The processor fitted correctly as did the RAM but there was a problem with the hard drives. The old case didn't have a 3.5" tray. The old drive was screwed to the front metal panel so after some thought I fitted the new 1T drive in its place. The old drive, carrying old data was fitted under the new DVD in a 5.25" mounting location and the new SSD screwed to the metal front panel using two correctly spaced holes. Of course these operations meant detaching the plastic front cover. This turned out to be useful anyway because I was able to see where the "system" wires connected, and I also found the two USB sockets at the bottom of the metal front panel were very wobbly because their soldering was badly cracked.

A note of caution at this point. In the past I discovered that plugging in a card reader before the operating system is installed can often result in a new system being installed on "Drive H" rather than Drive C. Also, plugging in a peripheral like the new wireless card might sometimes result in a blue screen of death so these two items were initially left unplugged.

The new power supply connected up OK. Note that it's vital to use the additional 4-pin (or sometimes 6-pin) lead which plugs into the motherboard close to the processor. If you don't the thing won't boot up.

The system connections to the front panel were straightforward.

Now software installation: It had been planned to fit Windows 10. Currently this is available free of charge if you have an activated version of Windows 7 or 8. Why is this? Well Windows 8 had proved to be a fiasco. Not because it wasn't a good system, but because it was too big a jump in the graphics interface design for people used to Windows XP or Windows 7. A modified version of Windows 8 had been introduced but that went down like a lead balloon, hence the free offer for Windows 10 from Microsoft. Maybe an attempt to pacify once loyal supporters or maybe part of a hidden agenda?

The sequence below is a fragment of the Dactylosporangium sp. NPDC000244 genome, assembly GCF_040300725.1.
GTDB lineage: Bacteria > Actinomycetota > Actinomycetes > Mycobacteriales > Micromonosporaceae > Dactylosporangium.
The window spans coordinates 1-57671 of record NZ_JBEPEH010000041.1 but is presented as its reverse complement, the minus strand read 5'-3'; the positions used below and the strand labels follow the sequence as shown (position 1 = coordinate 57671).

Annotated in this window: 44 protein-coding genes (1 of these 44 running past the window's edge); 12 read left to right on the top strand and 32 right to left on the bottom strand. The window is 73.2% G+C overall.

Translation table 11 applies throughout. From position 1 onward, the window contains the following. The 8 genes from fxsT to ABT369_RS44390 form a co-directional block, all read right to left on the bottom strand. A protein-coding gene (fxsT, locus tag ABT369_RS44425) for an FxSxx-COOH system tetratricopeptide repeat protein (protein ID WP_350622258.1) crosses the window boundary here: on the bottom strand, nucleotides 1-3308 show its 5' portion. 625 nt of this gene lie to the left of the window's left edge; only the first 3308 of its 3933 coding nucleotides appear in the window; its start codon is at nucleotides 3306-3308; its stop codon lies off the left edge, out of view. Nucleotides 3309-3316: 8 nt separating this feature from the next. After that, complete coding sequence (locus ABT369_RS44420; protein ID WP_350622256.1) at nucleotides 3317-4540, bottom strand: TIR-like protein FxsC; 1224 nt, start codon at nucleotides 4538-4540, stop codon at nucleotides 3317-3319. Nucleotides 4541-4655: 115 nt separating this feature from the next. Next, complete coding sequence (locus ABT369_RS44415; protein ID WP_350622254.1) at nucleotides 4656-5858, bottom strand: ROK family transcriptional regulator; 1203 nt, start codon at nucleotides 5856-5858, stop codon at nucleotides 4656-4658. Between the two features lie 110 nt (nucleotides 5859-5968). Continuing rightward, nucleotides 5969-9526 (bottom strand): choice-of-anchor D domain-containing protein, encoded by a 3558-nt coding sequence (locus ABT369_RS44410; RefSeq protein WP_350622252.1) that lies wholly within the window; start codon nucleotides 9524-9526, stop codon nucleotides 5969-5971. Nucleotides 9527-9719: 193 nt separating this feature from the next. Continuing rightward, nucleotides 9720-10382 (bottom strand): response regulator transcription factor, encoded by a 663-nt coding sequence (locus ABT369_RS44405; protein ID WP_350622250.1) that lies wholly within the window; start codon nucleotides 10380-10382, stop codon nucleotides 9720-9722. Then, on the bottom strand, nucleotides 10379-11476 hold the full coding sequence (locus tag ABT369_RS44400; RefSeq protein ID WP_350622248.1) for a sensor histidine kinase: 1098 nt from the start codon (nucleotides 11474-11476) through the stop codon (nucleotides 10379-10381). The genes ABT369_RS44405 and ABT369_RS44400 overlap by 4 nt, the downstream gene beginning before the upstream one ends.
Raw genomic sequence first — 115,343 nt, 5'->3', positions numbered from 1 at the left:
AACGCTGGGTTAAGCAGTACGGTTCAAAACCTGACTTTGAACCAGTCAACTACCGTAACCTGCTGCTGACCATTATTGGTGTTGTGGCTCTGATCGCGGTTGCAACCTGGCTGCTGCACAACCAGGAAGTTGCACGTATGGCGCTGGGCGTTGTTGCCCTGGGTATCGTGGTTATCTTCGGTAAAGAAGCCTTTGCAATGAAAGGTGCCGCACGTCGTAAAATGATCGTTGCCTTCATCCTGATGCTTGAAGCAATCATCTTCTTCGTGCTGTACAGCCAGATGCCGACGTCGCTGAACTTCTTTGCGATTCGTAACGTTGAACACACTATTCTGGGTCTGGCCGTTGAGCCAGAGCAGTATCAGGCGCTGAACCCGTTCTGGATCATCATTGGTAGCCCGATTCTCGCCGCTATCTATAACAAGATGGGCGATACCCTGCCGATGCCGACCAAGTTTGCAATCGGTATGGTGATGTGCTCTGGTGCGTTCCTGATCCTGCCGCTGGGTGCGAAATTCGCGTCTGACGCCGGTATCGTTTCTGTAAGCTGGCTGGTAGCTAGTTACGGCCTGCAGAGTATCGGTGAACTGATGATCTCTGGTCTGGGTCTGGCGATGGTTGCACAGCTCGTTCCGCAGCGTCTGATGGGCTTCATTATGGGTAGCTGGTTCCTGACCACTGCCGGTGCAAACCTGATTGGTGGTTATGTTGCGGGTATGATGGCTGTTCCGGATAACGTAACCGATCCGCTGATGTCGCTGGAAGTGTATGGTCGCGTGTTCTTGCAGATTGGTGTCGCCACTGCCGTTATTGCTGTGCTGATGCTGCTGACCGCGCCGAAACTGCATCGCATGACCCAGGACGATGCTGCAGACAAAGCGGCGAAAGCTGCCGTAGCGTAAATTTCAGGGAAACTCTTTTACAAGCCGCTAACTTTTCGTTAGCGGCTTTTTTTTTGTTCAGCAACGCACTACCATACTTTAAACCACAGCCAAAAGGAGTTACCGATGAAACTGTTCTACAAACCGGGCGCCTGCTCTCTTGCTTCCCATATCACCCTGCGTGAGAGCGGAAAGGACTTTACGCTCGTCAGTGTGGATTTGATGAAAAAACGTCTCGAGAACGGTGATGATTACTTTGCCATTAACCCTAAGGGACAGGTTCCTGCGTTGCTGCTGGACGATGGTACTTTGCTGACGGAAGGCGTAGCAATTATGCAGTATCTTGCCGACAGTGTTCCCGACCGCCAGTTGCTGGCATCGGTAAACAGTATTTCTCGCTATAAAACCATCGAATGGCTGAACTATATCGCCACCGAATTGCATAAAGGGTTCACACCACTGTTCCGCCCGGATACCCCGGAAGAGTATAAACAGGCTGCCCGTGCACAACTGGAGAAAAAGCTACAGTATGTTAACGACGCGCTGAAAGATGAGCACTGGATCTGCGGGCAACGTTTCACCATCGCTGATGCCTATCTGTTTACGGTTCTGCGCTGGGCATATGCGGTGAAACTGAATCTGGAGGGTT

I won't bore you with the steps to install free Windows 10 on this new computer, but it was soon working in the updated box. It was very fast, bearing in mind I used an SSD for the operating system and used the custom install option (see below).

A word of advice here: During the tail end of a normal upgrade (or is it an update?) an obvious box appears on the right of the screen to use the EXPRESS installation. Do not use this, but instead look for the less obvious CUSTOM installation over on the left and switch off EVERY option that's presented (I think the last count was 16 spread over 3 pages). If you don't do this you may find your computer has a life of its own and far from being a "Personal Computer" will be a "Microsoft Computer" reluctant to obey key presses and mouse buttons because it's too busy sticking to a Microsoft agenda. That's what I found anyway…

As long as your old operating system was activated your new operating system will also get activated. Not everything on your old system will work, but most things will be OK. The anti-virus may not be compatible and finding drivers for some peripherals may be difficult so you might need a new printer.